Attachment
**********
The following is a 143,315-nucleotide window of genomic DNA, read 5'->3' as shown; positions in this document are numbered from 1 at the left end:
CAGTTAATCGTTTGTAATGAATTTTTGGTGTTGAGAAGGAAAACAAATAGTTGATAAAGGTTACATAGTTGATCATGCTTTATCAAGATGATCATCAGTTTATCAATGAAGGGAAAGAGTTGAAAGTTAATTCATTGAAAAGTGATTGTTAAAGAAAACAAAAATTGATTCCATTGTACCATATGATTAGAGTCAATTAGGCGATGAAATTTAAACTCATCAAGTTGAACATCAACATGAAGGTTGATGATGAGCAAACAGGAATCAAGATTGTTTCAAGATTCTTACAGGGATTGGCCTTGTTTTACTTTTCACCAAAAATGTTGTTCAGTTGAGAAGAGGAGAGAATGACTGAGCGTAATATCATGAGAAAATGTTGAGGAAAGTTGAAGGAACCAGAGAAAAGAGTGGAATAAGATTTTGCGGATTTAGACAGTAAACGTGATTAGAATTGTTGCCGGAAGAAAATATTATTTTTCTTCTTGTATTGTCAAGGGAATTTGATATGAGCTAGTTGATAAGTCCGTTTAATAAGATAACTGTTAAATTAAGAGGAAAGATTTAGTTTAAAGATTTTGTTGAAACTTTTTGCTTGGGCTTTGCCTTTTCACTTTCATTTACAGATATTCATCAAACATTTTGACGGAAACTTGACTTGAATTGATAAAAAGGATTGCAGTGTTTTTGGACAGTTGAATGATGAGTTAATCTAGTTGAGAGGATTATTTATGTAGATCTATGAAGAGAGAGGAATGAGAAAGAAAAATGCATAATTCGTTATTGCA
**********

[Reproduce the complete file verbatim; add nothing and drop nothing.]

The following is a 143,315-nucleotide window of genomic DNA, read 5'->3' as shown; positions in this document are numbered from 1 at the left end:
CAGTTAATCGTTTGTAATGAATTTTTGGTGTTGAGAAGGAAAACAAATAGTTGATAAAGGTTACATAGTTGATCATGCTTTATCAAGATGATCATCAGTTTATCAATGAAGGGAAAGAGTTGAAAGTTAATTCATTGAAAAGTGATTGTTAAAGAAAACAAAAATTGATTCCATTGTACCATATGATTAGAGTCAATTAGGCGATGAAATTTAAACTCATCAAGTTGAACATCAACATGAAGGTTGATGATGAGCAAACAGGAATCAAGATTGTTTCAAGATTCTTACAGGGATTGGCCTTGTTTTACTTTTCACCAAAAATGTTGTTCAGTTGAGAAGAGGAGAGAATGACTGAGCGTAATATCATGAGAAAATGTTGAGGAAAGTTGAAGGAACCAGAGAAAAGAGTGGAATAAGATTTTGCGGATTTAGACAGTAAACGTGATTAGAATTGTTGCCGGAAGAAAATATTATTTTTCTTCTTGTATTGTCAAGGGAATTTGATATGAGCTAGTTGATAAGTCCGTTTAATAAGATAACTGTTAAATTAAGAGGAAAGATTTAGTTTAAAGATTTTGTTGAAACTTTTTGCTTGGGCTTTGCCTTTTCACTTTCATTTACAGATATTCATCAAACATTTTGACGGAAACTTGACTTGAATTGATAAAAAGGATTGCAGTGTTTTTGGACAGTTGAATGATGAGTTAATCTAGTTGAGAGGATTATTTATGTAGATCTATGAAGAGAGAGGAATGAGAAAGAAAAATGCATAATTCGTTATTGCA